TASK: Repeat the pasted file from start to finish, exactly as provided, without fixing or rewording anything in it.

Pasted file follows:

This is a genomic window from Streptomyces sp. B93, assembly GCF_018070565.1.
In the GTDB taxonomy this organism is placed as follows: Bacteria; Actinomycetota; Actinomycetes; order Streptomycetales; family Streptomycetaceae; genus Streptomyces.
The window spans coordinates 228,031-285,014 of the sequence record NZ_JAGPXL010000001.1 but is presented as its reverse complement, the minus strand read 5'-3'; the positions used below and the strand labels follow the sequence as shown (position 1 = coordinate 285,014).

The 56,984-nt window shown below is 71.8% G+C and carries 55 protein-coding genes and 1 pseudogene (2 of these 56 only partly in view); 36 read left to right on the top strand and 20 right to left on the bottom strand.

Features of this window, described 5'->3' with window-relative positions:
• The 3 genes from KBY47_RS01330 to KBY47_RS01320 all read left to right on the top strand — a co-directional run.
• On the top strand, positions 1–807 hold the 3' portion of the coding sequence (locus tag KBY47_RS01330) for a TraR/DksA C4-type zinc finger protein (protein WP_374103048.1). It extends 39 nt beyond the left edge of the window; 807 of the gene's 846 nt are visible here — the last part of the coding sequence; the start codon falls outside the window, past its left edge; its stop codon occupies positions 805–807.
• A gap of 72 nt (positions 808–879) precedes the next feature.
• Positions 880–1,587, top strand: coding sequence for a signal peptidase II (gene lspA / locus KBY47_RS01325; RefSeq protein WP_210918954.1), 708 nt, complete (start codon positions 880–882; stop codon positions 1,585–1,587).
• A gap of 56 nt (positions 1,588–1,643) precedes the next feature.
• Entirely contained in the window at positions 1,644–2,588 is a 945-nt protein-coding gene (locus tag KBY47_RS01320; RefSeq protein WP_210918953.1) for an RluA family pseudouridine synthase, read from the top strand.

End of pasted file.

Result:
This is a genomic window from Streptomyces sp. B93, assembly GCF_018070565.1.
In the GTDB taxonomy this organism is placed as follows: Bacteria; Actinomycetota; Actinomycetes; order Streptomycetales; family Streptomycetaceae; genus Streptomyces.
The window spans coordinates 228,031-285,014 of the sequence record NZ_JAGPXL010000001.1 but is presented as its reverse complement, the minus strand read 5'-3'; the positions used below and the strand labels follow the sequence as shown (position 1 = coordinate 285,014).

The 56,984-nt window shown below is 71.8% G+C and carries 55 protein-coding genes and 1 pseudogene (2 of these 56 only partly in view); 36 read left to right on the top strand and 20 right to left on the bottom strand.

Features of this window, described 5'->3' with window-relative positions:
• The 3 genes from KBY47_RS01330 to KBY47_RS01320 all read left to right on the top strand — a co-directional run.
• On the top strand, positions 1–807 hold the 3' portion of the coding sequence (locus tag KBY47_RS01330) for a TraR/DksA C4-type zinc finger protein (protein WP_374103048.1). It extends 39 nt beyond the left edge of the window; 807 of the gene's 846 nt are visible here — the last part of the coding sequence; the start codon falls outside the window, past its left edge; its stop codon occupies positions 805–807.
• A gap of 72 nt (positions 808–879) precedes the next feature.
• Positions 880–1,587, top strand: coding sequence for a signal peptidase II (gene lspA / locus KBY47_RS01325; RefSeq protein WP_210918954.1), 708 nt, complete (start codon positions 880–882; stop codon positions 1,585–1,587).
• A gap of 56 nt (positions 1,588–1,643) precedes the next feature.
• Entirely contained in the window at positions 1,644–2,588 is a 945-nt protein-coding gene (locus tag KBY47_RS01320; RefSeq protein WP_210918953.1) for an RluA family pseudouridine synthase, read from the top strand.